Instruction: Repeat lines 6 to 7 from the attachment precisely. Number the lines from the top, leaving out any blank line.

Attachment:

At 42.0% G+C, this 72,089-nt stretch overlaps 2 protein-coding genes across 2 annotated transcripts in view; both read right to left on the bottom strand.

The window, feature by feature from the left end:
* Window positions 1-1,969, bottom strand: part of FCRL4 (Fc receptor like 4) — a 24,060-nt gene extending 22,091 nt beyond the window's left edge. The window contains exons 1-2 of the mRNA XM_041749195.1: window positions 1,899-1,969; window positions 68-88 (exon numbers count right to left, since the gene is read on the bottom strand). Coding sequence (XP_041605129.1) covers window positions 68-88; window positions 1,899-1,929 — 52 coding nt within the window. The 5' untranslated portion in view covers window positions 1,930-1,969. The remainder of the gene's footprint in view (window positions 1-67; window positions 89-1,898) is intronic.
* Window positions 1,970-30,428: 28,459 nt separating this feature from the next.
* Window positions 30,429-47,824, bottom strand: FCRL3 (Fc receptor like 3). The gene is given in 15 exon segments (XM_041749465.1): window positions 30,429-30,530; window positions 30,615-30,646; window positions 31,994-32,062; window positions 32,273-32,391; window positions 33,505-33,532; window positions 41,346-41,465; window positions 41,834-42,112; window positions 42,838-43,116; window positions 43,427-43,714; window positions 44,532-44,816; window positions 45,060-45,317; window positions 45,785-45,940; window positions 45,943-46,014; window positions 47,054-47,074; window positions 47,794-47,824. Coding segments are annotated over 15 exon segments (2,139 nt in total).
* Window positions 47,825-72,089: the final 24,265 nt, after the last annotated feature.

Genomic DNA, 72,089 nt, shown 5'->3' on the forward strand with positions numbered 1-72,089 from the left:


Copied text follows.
* Window positions 47,825-72,089: the final 24,265 nt, after the last annotated feature.

Genomic DNA, 72,089 nt, shown 5'->3' on the forward strand with positions numbered 1-72,089 from the left: